More Americans are tapping into the power of the sun to provide electricity for their homes, as the cost to go solar continues to drop.
Massachusetts homeowner Peter Samsel recently installed solar panels on his roof in an effort to help the environment.
"I want it to be a proven technology and now it is," he told CBS News correspondent Chris Martinez.
Going solar — converting energy from the sun into electrical energy — cost Martinez $21,000 after tax credits and rebates.
The investment was well worth it, according to Samsel, who expects to save roughly $3,000 a year in energy costs by using solar panels.
"It should pay me back within about seven or eight years so that I break even at that point and then start saving," he said.
John Pariseau, also a Massachusetts resident, made the switch to solar two years ago. He relies almost exclusively on energy from sunlight to power his home — but occasionally uses electricity from the grid when it snows.
The government gives him a credit when the panels produce excess energy, which Pariseau said makes the move a "no brainer."
Incentives like these, coupled with more affordable prices, mean solar panel installations are on the rise in the U.S.
The cost to install solar dropped by more than 70% over the past decade, according to the Solar Energy Industries Association (SEIA).
Roughly 4% of homes in the U.S. are powered by solar energy. More than 13% of homes are expected to use solar power by 2020, according to SEIA.
The technology is most popular in states like California where it's warm and sunny.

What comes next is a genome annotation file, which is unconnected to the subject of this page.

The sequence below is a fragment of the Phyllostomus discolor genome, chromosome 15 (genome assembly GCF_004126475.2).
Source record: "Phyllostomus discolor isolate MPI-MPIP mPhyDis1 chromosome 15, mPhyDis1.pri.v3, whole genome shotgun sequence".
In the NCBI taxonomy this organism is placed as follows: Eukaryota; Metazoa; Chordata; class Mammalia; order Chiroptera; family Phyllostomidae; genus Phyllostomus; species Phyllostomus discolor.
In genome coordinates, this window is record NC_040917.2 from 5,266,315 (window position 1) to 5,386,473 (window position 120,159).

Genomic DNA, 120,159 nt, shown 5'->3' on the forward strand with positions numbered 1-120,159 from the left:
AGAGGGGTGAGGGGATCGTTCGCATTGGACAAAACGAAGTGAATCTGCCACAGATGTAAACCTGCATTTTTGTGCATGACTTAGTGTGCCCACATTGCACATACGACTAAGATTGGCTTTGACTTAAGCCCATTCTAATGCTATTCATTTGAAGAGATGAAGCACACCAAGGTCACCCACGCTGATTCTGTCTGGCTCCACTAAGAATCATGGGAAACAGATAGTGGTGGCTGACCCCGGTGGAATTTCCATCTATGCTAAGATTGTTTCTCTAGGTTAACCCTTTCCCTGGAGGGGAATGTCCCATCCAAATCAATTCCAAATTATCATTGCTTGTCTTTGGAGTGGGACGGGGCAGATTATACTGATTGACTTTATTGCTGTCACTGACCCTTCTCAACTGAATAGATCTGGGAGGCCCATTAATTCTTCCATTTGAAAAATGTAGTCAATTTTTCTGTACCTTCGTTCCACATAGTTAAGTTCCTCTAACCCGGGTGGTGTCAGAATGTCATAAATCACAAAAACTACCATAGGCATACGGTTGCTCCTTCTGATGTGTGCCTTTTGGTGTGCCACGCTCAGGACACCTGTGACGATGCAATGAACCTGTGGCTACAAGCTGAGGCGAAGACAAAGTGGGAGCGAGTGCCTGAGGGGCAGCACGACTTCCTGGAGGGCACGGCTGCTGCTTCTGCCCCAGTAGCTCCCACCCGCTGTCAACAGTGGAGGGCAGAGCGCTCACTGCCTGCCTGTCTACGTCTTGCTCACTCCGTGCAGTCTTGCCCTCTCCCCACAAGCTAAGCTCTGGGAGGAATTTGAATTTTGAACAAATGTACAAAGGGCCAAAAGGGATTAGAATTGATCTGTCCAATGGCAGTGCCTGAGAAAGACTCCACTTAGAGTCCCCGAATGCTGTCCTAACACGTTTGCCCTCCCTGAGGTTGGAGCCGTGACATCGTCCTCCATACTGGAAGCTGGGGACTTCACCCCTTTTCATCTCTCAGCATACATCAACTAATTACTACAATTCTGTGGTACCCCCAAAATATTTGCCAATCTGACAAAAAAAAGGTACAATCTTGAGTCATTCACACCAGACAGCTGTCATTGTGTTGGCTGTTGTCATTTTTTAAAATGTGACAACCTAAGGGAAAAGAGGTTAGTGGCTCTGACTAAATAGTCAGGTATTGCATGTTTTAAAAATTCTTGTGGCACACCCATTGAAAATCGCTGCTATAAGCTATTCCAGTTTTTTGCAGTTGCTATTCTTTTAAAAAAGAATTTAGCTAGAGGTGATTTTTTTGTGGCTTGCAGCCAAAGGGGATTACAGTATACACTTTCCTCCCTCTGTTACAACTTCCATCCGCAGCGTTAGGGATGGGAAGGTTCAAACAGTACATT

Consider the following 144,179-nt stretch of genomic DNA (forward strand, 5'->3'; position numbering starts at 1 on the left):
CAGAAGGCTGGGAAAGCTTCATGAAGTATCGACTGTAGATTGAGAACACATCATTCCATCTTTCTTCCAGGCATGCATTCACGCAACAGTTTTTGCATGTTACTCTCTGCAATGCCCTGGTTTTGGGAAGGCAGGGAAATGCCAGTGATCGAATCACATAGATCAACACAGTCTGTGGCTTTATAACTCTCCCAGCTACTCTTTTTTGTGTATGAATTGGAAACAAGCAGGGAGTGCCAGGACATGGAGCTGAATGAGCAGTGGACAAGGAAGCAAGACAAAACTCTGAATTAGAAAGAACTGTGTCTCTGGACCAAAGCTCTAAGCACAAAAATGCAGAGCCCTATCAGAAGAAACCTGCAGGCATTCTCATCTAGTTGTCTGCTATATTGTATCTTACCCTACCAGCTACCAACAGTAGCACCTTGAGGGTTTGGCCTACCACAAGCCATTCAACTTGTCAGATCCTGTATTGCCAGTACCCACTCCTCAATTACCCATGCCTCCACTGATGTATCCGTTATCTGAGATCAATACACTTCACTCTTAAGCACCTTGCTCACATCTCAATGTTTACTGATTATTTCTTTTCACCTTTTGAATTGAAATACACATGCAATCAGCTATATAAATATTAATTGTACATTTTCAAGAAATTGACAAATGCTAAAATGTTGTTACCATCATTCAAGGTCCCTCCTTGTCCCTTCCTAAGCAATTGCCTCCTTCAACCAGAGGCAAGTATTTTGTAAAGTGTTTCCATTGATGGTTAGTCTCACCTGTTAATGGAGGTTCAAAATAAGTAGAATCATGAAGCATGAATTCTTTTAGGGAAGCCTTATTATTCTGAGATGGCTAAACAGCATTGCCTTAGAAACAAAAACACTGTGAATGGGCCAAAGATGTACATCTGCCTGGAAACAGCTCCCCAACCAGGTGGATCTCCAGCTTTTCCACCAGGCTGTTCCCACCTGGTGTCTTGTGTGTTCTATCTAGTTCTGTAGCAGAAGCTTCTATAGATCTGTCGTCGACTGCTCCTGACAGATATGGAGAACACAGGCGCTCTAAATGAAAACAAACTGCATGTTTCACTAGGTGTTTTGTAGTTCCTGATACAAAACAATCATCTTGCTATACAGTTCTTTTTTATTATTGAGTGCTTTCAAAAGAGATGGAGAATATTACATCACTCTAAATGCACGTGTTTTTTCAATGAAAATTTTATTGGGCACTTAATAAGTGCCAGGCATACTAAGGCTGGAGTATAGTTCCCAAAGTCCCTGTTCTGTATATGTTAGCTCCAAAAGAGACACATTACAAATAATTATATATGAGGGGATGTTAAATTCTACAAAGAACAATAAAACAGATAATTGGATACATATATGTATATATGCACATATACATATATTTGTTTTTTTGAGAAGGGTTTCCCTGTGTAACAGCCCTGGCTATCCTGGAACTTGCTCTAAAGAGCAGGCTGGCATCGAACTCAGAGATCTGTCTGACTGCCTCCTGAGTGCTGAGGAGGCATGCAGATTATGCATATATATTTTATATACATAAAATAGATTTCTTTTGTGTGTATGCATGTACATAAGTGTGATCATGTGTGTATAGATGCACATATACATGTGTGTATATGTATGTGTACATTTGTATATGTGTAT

"But it's now being adopted in colder parts of the country," Martinez said.
Pariseau, for one, has been "very happy with the results."
Large corporations are also embracing clean energy solutions.
Facebook this month reached a key environmental goal sooner than expected. The social media company said it purchases enough renewable energy to run all of its operations globally.
Tech companies Microsoft, Apple and Alphabet — the parent company of Google, have also committed to ambitious green energy goals.
Electric-car company Tesla also makes sleek-looking solar roof tiles for homes, as well as panels for existing roofs that reduce homeowners' dependence on the grid.
Wisconsin homeowner Jason Lassen has embraced the "futuristic" roof design, he told CBS News.
Tesla's Solar Roof costs "about three times" the price of a well-built shingle roof, according to Lassen.
The power it creates recharges a battery that distributes electricity to the house.
"We love it," Lassen said.
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